A Navy SEAL first class petty officer was charged with a positive urinalysis.
When we appeared before a separation board, the board recommended separation,
although the discharge characterization was a General under Honorable
conditions. After the board, we filed a petition for review before the
Board of Corrections. After nearly 2 1/2 years of ongoing legal maneuvering,
the Board of Corrections found in our favor and REVERSED the finding of
misconduct. The Navy thereafter gave the sailor
CREDIT FOR PAY PURPOSES
for all time since he had been discharged and
him with full retirement pay and benefits, as well as
CLEARED HIS RECORD
of any reference to the alleged drug usage.
Air Force E-6 with over 18 years of service was admitted to a civilian
hospital. During her hospital stay, she allegedly tested positive for
marijuana. Her command issued her a Letter of Reprimand (LOR), established
an Unfavorable Information File (UIF), and initiated a separation action
against her. Without even needing a board hearing, we were able to convince
her command that the positive urinalysis was unreliable, that the LOR
and UIF should be rescinded, and that separation action processing should
E-6 reduced in rate to E-5 at NJP and then processed for administrative
separation as result of unit sweep positive urinalysis for cocaine. Numerous
irregularities in collection process demonstrated to include untrained
observers, loss of control of individual samples and defective chain of
custody resulting in unanimous finding of
A Navy E-7 came up positive on a urinalysis for cocaine. Due to problems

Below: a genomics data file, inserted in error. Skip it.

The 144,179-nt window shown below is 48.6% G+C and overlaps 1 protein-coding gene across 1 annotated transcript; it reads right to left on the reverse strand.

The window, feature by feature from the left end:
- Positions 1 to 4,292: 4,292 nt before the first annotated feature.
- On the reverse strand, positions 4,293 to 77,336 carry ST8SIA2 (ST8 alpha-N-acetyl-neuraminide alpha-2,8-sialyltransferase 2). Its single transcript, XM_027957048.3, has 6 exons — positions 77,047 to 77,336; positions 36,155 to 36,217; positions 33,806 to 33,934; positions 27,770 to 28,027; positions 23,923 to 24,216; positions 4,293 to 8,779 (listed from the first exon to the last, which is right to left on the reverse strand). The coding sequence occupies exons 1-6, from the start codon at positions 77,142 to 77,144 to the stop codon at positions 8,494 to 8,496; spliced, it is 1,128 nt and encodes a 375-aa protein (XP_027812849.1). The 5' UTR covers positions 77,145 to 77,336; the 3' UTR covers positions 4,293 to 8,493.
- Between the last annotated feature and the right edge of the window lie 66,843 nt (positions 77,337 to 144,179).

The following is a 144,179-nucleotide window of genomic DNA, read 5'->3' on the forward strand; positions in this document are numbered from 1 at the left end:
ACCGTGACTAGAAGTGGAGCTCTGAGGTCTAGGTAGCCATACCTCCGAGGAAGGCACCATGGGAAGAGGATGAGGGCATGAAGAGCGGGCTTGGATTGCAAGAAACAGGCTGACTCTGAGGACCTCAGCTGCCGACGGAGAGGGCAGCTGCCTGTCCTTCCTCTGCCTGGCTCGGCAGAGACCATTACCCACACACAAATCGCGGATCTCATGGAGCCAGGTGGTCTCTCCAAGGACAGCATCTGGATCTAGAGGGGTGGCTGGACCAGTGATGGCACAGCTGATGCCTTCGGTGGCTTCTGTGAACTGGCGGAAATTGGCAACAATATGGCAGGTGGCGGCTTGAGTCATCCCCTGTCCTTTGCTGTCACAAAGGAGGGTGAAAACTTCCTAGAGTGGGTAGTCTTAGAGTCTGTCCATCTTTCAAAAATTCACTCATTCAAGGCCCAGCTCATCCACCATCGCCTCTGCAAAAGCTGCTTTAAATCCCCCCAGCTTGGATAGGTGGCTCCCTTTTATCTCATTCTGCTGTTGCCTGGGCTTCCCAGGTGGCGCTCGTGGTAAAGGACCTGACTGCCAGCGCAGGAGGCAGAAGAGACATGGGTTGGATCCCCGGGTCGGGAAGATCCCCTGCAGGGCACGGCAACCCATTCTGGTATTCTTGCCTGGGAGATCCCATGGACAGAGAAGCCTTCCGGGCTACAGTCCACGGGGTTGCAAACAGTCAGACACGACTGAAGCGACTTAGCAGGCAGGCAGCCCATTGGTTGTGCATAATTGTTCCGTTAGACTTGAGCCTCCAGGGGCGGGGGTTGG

with the case and his service record, it was recommended that the client
not take the case to Courts-Martial, but that it be returned to Mast.
After Mast, client was taken to an Administrative Separation Board, where
after two complete panels were disqualified, the third panel found that
DID NOT COMMIT MISCONDUCT.
Navy E-4 was charged with using cocaine and was
of the charge by an officer jury. Approximately eighteen months later,
the client came up
on another urinalysis for cocaine, and this time the command took her
to an Administrative Separation Board after she refused Mast. The separation
board found that she
DID NOT COMMIT MISCONDUCT.
A former Navy First Class who had been taken to Mast and separated by an
Administrative Separation Board for a positive urinalysis, came to us
to assist in his efforts to maintain an action against the Navy for his
case. Finding an inconsistency between a Department of Defense regulation
and a Naval instruction, we filed suit in Federal Court. The Government
offered to settle the case prior to trial for a financial payment which
the client accepted.
Navy E-6 with 18 ½ years of service was processed for misconduct
based upon 3 convictions for driving under the influence. At an Administrative
Separation Board, we secured a recommendation that the separation be suspended,
however the command was adamant that our client be separated. Through
continued representation after the board, we were able to get the Naval
Personnel command to
our client so that he will be able to retire.
E-6 Reservist, with 15 years of service, living overseas charged with improper
registration of POV through tax-free on-base MVRO as well as multiple
specifications of improper purchase of tax-free items through Exchange
System when no longer eligible as result of demobilization. By unanimous
vote of Administrative Separation Board our client was
and permitted to continue career toward achieving retirement eligibility.
An E-5 in the Air Force faced a General Courts-Martial for use of cocaine.
Prior to trial, the Government preferred an additional charge related
to BAH fraud. We secured a withdrawal of the fraud charge after the Art.
32, then when we went to trial on the drug charge, our client was
ACQUITTED. We secured the acquittal without putting on any evidence in our case.
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